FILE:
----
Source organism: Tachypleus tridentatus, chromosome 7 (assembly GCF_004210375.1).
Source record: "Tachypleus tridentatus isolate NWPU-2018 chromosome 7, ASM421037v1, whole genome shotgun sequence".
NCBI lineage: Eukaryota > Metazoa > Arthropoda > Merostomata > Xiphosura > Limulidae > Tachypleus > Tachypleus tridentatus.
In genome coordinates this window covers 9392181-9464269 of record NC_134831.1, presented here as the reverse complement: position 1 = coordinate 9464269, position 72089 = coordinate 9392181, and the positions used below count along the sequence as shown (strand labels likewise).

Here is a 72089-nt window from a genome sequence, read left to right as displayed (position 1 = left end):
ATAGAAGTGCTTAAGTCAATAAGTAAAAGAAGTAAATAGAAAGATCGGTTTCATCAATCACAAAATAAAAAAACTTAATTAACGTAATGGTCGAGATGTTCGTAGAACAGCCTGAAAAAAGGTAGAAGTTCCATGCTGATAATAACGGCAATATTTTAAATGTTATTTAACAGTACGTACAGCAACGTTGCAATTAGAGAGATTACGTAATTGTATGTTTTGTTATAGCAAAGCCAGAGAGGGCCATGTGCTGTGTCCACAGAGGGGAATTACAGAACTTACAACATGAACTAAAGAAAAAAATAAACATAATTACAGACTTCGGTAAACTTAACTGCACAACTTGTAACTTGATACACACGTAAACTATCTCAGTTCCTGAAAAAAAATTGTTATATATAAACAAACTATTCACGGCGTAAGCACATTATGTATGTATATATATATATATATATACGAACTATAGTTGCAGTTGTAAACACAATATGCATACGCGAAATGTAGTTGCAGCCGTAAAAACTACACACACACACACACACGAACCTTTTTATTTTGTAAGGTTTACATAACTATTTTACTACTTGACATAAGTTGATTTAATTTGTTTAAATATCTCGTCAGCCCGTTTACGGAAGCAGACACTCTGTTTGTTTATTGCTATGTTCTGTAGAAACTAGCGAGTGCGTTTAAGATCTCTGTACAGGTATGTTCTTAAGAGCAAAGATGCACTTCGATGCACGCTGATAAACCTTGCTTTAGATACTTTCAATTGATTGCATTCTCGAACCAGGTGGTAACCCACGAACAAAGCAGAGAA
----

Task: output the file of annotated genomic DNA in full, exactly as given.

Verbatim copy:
Source organism: Tachypleus tridentatus, chromosome 7 (assembly GCF_004210375.1).
Source record: "Tachypleus tridentatus isolate NWPU-2018 chromosome 7, ASM421037v1, whole genome shotgun sequence".
NCBI lineage: Eukaryota > Metazoa > Arthropoda > Merostomata > Xiphosura > Limulidae > Tachypleus > Tachypleus tridentatus.
In genome coordinates this window covers 9392181-9464269 of record NC_134831.1, presented here as the reverse complement: position 1 = coordinate 9464269, position 72089 = coordinate 9392181, and the positions used below count along the sequence as shown (strand labels likewise).

Here is a 72089-nt window from a genome sequence, read left to right as displayed (position 1 = left end):
ATAGAAGTGCTTAAGTCAATAAGTAAAAGAAGTAAATAGAAAGATCGGTTTCATCAATCACAAAATAAAAAAACTTAATTAACGTAATGGTCGAGATGTTCGTAGAACAGCCTGAAAAAAGGTAGAAGTTCCATGCTGATAATAACGGCAATATTTTAAATGTTATTTAACAGTACGTACAGCAACGTTGCAATTAGAGAGATTACGTAATTGTATGTTTTGTTATAGCAAAGCCAGAGAGGGCCATGTGCTGTGTCCACAGAGGGGAATTACAGAACTTACAACATGAACTAAAGAAAAAAATAAACATAATTACAGACTTCGGTAAACTTAACTGCACAACTTGTAACTTGATACACACGTAAACTATCTCAGTTCCTGAAAAAAAATTGTTATATATAAACAAACTATTCACGGCGTAAGCACATTATGTATGTATATATATATATATATATACGAACTATAGTTGCAGTTGTAAACACAATATGCATACGCGAAATGTAGTTGCAGCCGTAAAAACTACACACACACACACACACGAACCTTTTTATTTTGTAAGGTTTACATAACTATTTTACTACTTGACATAAGTTGATTTAATTTGTTTAAATATCTCGTCAGCCCGTTTACGGAAGCAGACACTCTGTTTGTTTATTGCTATGTTCTGTAGAAACTAGCGAGTGCGTTTAAGATCTCTGTACAGGTATGTTCTTAAGAGCAAAGATGCACTTCGATGCACGCTGATAAACCTTGCTTTAGATACTTTCAATTGATTGCATTCTCGAACCAGGTGGTAACCCACGAACAAAGCAGAGAA